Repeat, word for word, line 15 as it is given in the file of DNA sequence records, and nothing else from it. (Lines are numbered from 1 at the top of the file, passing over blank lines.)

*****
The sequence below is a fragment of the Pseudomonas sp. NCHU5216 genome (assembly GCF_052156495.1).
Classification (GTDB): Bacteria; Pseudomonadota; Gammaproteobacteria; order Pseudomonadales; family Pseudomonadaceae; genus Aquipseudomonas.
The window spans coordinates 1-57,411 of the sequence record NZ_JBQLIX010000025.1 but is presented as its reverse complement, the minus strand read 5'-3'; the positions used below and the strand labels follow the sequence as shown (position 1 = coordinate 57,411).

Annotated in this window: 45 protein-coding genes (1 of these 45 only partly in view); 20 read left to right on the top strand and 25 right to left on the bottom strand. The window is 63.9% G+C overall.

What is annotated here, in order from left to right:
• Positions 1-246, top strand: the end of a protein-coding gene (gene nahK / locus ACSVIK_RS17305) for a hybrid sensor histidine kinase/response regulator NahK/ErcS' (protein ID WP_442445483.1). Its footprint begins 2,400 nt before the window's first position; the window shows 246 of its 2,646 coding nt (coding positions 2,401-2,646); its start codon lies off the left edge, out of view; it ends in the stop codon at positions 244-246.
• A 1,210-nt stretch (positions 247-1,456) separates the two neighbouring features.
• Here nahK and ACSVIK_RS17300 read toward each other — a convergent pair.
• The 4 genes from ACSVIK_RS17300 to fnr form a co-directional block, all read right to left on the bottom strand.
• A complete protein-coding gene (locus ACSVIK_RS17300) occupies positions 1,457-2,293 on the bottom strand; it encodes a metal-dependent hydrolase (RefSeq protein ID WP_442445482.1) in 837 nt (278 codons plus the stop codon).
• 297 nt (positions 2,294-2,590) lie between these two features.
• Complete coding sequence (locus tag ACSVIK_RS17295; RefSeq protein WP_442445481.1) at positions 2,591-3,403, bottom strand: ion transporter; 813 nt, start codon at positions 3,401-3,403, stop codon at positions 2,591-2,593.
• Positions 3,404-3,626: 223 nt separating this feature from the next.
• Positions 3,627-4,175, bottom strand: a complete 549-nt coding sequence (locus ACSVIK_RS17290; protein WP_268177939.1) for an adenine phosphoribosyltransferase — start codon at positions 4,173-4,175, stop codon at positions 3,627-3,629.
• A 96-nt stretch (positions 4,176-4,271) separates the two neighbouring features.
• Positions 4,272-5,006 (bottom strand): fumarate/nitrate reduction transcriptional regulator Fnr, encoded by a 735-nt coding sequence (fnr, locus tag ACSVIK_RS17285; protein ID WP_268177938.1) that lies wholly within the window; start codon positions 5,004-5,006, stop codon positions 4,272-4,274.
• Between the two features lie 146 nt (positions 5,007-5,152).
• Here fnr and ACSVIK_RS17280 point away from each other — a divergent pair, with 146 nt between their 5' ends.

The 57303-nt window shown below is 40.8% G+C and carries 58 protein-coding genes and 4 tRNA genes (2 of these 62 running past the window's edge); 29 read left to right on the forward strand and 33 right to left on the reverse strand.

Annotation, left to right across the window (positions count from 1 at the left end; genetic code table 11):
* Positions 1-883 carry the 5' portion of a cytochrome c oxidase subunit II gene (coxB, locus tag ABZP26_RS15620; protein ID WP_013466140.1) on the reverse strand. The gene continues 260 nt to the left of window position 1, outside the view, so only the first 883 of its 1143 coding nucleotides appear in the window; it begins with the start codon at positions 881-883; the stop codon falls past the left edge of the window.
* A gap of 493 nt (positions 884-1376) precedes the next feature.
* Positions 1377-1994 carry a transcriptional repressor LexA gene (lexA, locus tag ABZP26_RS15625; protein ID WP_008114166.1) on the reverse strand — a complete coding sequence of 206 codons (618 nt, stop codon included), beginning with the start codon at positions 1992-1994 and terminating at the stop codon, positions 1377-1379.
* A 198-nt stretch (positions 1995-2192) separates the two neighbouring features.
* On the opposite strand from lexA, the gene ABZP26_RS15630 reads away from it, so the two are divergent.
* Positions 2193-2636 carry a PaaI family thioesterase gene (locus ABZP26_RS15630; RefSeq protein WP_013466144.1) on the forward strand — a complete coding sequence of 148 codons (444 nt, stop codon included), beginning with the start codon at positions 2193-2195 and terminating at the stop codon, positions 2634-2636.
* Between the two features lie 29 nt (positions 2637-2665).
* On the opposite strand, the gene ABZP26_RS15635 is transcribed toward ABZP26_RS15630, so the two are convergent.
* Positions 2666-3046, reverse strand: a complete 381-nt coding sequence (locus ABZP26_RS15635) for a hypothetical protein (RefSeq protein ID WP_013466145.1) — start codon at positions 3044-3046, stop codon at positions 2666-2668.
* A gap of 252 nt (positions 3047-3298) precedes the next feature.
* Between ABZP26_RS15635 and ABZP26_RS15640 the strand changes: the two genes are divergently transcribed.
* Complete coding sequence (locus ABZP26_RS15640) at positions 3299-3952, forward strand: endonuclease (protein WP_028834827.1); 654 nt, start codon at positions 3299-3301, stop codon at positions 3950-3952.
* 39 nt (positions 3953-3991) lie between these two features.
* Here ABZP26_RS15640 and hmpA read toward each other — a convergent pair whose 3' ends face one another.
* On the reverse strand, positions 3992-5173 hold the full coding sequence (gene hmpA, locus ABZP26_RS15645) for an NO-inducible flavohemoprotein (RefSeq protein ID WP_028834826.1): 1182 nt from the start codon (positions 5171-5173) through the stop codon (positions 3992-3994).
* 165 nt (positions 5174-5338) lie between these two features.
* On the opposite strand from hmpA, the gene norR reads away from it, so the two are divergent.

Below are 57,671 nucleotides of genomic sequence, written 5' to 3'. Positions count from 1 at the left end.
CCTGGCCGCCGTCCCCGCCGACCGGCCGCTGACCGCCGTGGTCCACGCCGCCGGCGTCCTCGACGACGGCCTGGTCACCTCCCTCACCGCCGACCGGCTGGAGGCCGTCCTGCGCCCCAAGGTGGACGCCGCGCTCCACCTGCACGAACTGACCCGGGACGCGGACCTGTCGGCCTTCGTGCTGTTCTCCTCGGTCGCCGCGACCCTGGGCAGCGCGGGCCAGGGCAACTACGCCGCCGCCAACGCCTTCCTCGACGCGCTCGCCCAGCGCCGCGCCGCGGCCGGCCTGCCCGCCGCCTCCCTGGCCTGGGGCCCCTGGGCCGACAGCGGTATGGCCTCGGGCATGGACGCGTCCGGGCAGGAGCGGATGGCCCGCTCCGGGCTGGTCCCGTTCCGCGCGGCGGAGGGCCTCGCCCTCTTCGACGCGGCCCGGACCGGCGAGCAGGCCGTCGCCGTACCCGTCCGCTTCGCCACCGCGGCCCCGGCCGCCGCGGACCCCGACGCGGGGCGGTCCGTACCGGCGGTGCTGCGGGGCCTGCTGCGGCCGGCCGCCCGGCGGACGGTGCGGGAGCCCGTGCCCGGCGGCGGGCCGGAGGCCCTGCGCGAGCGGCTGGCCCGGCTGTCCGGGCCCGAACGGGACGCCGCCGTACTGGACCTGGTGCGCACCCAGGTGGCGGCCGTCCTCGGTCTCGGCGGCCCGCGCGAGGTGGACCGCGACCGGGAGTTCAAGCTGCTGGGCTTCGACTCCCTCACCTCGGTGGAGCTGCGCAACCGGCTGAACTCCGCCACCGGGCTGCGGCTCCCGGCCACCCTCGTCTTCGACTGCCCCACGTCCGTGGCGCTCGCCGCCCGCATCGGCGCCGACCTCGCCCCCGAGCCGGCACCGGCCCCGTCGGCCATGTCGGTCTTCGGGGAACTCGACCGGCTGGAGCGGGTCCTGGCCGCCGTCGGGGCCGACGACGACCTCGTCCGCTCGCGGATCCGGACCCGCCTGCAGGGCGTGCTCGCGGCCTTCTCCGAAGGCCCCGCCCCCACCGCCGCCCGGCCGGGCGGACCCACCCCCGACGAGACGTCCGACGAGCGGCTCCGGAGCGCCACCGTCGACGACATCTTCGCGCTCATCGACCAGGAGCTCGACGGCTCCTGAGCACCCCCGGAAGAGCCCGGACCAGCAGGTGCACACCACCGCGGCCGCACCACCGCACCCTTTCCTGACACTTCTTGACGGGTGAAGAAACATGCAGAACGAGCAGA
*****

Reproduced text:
• A 96-nt stretch (positions 4,176-4,271) separates the two neighbouring features.